tookhisplaceagainstthedoor-postandfelltostaringatmesopersistentlythatI
feltbynomeansatmyease.Hewasatall,strongfellow,withashaggy
moustacheandbrownbeard,cutinthemodeHenriQuatre;andonthesubjectof


thatking—asafeone,Iknew,withaBearnais—andonthatalone,Ifoundit
possibletomakehimtalk.Eventhentherewasasuspiciousgleaminhiseyes
thatbademeabstainfromquestions;sothatasthedarknessdeepenedbehind
him,andthefirelightplayedmoreandmorestronglyonhisfeatures,andI
thoughtoftheleaguesofwoodlandthatlaybetweenthisremotevalleyand
Auch,IrecalledtheCardinal’swarningthatifIfailedinmyattemptIshouldbe
littlelikelytotroubleParisagain.
Theloutbythewindowpaidnoattentiontome;norItohim,whenIhadonce
satisfiedmyselfthathewasreallywhatheseemedtobe.Butby-and-bytwoor
threemen—rough,uncouthfellows—droppedintoreinforcethelandlord,and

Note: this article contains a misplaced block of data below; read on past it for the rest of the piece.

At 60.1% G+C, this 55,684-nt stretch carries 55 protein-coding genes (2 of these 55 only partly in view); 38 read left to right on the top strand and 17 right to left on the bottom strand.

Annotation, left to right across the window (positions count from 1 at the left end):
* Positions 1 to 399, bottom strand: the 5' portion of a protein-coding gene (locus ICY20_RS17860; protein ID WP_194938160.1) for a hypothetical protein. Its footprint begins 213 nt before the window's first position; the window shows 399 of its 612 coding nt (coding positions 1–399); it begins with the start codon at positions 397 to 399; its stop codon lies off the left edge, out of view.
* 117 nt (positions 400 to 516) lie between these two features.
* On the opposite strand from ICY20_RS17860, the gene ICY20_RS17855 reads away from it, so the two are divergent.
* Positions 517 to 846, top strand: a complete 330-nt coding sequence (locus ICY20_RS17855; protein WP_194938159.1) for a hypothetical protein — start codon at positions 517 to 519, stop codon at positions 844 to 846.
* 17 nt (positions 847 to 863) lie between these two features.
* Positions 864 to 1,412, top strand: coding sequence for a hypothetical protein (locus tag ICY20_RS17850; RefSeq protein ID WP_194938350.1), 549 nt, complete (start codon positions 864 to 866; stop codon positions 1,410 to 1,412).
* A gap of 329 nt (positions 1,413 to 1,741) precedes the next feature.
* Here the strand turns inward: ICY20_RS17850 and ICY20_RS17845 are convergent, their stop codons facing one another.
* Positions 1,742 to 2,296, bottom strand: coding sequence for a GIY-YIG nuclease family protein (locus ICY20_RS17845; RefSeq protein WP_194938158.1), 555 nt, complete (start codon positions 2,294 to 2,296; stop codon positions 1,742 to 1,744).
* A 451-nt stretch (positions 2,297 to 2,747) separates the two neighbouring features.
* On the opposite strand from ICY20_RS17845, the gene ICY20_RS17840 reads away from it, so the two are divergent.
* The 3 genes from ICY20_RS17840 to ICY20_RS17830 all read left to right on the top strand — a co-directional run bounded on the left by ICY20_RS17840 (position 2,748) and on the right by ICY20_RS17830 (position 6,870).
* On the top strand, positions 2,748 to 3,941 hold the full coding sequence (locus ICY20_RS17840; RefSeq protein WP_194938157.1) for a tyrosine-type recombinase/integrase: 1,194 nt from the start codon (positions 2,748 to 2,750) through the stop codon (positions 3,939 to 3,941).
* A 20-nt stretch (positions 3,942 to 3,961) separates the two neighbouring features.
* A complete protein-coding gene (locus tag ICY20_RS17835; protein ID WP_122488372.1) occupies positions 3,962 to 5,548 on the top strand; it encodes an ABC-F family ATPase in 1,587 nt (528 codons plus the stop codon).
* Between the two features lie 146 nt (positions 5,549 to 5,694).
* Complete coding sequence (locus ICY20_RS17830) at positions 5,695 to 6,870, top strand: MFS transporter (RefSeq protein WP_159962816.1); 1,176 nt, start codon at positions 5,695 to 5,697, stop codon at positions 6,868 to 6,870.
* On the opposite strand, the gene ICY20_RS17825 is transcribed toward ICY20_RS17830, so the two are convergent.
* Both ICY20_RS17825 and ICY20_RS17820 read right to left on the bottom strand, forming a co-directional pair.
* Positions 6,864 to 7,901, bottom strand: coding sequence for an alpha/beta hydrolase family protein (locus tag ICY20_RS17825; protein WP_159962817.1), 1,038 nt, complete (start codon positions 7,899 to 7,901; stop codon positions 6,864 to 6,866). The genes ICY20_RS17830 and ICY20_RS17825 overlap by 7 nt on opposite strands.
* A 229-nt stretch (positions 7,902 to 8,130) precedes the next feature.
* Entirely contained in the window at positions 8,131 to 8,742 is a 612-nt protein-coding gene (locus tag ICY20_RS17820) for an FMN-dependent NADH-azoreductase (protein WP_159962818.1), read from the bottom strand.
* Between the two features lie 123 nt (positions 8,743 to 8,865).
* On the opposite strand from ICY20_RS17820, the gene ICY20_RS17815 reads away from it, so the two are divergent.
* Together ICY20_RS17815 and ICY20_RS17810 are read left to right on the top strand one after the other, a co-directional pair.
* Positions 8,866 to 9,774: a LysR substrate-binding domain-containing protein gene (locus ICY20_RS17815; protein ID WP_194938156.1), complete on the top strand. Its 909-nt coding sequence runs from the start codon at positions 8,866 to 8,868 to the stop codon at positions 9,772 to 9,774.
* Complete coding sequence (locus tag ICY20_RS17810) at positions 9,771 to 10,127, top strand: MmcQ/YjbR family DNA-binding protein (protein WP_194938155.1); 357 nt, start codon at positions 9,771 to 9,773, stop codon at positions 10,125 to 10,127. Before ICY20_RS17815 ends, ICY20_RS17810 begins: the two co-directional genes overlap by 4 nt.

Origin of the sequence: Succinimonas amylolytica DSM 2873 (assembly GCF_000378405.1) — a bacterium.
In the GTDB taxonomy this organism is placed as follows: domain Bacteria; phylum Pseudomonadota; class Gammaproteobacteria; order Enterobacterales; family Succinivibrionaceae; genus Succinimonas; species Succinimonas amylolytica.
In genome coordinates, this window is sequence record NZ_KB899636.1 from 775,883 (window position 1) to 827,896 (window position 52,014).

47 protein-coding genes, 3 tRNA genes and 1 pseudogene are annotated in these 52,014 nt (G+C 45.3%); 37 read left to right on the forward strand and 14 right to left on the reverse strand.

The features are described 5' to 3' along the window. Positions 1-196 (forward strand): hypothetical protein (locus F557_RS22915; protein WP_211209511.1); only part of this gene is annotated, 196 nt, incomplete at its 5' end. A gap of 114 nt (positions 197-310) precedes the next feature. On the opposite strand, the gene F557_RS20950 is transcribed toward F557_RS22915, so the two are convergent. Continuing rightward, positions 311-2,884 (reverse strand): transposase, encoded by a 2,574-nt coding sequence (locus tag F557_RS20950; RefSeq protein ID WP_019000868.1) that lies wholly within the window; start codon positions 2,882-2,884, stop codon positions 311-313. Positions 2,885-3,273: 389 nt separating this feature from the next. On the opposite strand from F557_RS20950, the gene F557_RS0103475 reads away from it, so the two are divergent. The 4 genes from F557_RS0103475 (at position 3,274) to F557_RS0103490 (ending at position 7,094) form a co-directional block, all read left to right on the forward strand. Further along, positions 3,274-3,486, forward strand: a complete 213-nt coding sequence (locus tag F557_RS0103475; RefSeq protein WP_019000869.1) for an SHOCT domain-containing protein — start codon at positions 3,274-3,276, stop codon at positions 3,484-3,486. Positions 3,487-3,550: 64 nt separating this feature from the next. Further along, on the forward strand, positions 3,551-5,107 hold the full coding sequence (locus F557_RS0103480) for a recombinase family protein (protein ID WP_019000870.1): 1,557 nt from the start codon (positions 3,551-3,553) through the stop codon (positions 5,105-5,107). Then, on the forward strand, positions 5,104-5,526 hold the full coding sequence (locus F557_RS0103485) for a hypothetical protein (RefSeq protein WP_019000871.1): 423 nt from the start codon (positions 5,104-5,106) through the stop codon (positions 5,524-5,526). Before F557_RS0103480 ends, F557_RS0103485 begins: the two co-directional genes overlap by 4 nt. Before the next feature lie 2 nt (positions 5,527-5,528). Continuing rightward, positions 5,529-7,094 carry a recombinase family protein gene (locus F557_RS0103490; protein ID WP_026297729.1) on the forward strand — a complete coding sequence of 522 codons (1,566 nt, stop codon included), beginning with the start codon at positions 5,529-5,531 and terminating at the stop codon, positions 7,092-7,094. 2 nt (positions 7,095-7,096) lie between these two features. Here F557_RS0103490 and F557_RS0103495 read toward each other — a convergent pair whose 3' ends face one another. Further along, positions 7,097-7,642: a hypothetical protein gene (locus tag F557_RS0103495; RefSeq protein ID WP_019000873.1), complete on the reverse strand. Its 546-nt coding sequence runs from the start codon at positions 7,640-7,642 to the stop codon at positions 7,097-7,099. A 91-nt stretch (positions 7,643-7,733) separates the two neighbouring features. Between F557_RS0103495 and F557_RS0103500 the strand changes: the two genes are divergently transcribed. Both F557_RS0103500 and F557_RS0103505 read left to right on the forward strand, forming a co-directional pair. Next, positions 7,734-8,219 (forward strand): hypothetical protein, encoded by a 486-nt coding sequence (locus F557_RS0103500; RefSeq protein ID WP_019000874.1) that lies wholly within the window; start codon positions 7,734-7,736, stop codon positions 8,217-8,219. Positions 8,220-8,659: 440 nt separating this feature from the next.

they,tooseemedtohavenootherbusinessthantositinsilencelookingatme,or
nowandagaintoexchangeawordinaPATOISoftheirown.Bythetimemy
supperwasready,theknavesnumberedsixinall;and,astheywerearmedtoa
manwithhugeSpanishknives,andmadeitclearthattheyresentedmypresence
intheirdullrusticfashion—everyrusticissuspicious—Ibegantothinkthat,
unwittingly,Ihadputmyheadintoawasps’nest.
Nevertheless,Iateanddrankwithapparentappetite;butlittlethatpassedwithin
thecircleoflightcastbythesmokylampescapedme.Iwatchedthemen’slooks
andgesturesatleastassharplyastheywatchedmine;andallthetimeIwas
rackingmywitsforsomemodeofdisarmingtheirsuspicions,orfailingthat,of
learningsomethingmoreoftheposition,whichfarexceededindifficultyand
dangeranythingthatIhadexpected.Thewholevalley,itwouldseem,wason
thelook-outtoprotectmyman!
IhadpurposelybroughtwithmefromAuchacoupleofbottlesofchoice